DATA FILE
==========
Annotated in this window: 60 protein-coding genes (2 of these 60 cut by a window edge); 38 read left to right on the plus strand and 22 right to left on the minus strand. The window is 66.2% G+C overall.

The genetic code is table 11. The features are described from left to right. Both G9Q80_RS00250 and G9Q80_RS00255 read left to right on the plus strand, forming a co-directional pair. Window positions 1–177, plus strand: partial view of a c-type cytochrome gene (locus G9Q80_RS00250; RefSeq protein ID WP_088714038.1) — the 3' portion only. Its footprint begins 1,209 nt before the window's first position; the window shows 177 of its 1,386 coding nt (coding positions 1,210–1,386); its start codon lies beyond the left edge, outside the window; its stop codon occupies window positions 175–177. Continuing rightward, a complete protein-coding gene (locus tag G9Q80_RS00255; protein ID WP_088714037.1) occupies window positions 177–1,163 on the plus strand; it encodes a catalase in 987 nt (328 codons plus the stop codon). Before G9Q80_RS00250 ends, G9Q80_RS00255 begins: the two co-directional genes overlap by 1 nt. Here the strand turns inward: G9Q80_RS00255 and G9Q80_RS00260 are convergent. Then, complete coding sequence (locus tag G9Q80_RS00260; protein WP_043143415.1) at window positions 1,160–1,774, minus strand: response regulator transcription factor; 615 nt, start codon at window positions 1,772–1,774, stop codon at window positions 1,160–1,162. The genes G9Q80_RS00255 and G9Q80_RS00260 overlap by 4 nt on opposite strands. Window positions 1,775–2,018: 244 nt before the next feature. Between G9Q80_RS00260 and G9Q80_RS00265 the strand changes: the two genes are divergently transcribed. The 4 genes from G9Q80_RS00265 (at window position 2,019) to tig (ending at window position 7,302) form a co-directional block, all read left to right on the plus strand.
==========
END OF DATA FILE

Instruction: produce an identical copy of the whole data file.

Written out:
Annotated in this window: 60 protein-coding genes (2 of these 60 cut by a window edge); 38 read left to right on the plus strand and 22 right to left on the minus strand. The window is 66.2% G+C overall.

The genetic code is table 11. The features are described from left to right. Both G9Q80_RS00250 and G9Q80_RS00255 read left to right on the plus strand, forming a co-directional pair. Window positions 1–177, plus strand: partial view of a c-type cytochrome gene (locus G9Q80_RS00250; RefSeq protein ID WP_088714038.1) — the 3' portion only. Its footprint begins 1,209 nt before the window's first position; the window shows 177 of its 1,386 coding nt (coding positions 1,210–1,386); its start codon lies beyond the left edge, outside the window; its stop codon occupies window positions 175–177. Continuing rightward, a complete protein-coding gene (locus tag G9Q80_RS00255; protein ID WP_088714037.1) occupies window positions 177–1,163 on the plus strand; it encodes a catalase in 987 nt (328 codons plus the stop codon). Before G9Q80_RS00250 ends, G9Q80_RS00255 begins: the two co-directional genes overlap by 1 nt. Here the strand turns inward: G9Q80_RS00255 and G9Q80_RS00260 are convergent. Then, complete coding sequence (locus tag G9Q80_RS00260; protein WP_043143415.1) at window positions 1,160–1,774, minus strand: response regulator transcription factor; 615 nt, start codon at window positions 1,772–1,774, stop codon at window positions 1,160–1,162. The genes G9Q80_RS00255 and G9Q80_RS00260 overlap by 4 nt on opposite strands. Window positions 1,775–2,018: 244 nt before the next feature. Between G9Q80_RS00260 and G9Q80_RS00265 the strand changes: the two genes are divergently transcribed. The 4 genes from G9Q80_RS00265 (at window position 2,019) to tig (ending at window position 7,302) form a co-directional block, all read left to right on the plus strand.